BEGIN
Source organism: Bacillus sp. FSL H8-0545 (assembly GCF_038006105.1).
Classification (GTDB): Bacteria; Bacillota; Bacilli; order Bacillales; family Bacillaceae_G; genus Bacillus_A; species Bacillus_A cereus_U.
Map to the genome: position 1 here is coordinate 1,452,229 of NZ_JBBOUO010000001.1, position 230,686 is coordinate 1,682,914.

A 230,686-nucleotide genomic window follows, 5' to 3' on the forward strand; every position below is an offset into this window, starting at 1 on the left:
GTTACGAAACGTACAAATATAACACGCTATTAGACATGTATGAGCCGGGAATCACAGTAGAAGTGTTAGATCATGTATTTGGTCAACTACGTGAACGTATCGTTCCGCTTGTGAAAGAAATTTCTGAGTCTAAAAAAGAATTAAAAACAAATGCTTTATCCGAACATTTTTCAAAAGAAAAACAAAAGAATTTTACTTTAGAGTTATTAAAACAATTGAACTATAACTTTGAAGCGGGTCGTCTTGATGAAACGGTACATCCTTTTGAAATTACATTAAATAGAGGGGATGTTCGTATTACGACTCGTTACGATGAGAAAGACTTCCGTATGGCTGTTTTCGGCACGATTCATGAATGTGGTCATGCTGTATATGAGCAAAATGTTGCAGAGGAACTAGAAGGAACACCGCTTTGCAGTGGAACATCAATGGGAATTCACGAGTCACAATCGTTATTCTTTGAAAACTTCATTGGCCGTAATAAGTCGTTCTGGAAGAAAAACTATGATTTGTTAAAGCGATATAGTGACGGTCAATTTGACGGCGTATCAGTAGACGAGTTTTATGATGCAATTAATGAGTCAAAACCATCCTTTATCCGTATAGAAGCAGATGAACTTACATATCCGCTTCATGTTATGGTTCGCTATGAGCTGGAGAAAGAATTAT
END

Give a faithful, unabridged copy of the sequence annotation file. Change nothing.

Source organism: Bacillus sp. FSL H8-0545 (assembly GCF_038006105.1).
Classification (GTDB): Bacteria; Bacillota; Bacilli; order Bacillales; family Bacillaceae_G; genus Bacillus_A; species Bacillus_A cereus_U.
Map to the genome: position 1 here is coordinate 1,452,229 of NZ_JBBOUO010000001.1, position 230,686 is coordinate 1,682,914.

A 230,686-nucleotide genomic window follows, 5' to 3' on the forward strand; every position below is an offset into this window, starting at 1 on the left:
GTTACGAAACGTACAAATATAACACGCTATTAGACATGTATGAGCCGGGAATCACAGTAGAAGTGTTAGATCATGTATTTGGTCAACTACGTGAACGTATCGTTCCGCTTGTGAAAGAAATTTCTGAGTCTAAAAAAGAATTAAAAACAAATGCTTTATCCGAACATTTTTCAAAAGAAAAACAAAAGAATTTTACTTTAGAGTTATTAAAACAATTGAACTATAACTTTGAAGCGGGTCGTCTTGATGAAACGGTACATCCTTTTGAAATTACATTAAATAGAGGGGATGTTCGTATTACGACTCGTTACGATGAGAAAGACTTCCGTATGGCTGTTTTCGGCACGATTCATGAATGTGGTCATGCTGTATATGAGCAAAATGTTGCAGAGGAACTAGAAGGAACACCGCTTTGCAGTGGAACATCAATGGGAATTCACGAGTCACAATCGTTATTCTTTGAAAACTTCATTGGCCGTAATAAGTCGTTCTGGAAGAAAAACTATGATTTGTTAAAGCGATATAGTGACGGTCAATTTGACGGCGTATCAGTAGACGAGTTTTATGATGCAATTAATGAGTCAAAACCATCCTTTATCCGTATAGAAGCAGATGAACTTACATATCCGCTTCATGTTATGGTTCGCTATGAGCTGGAGAAAGAATTAT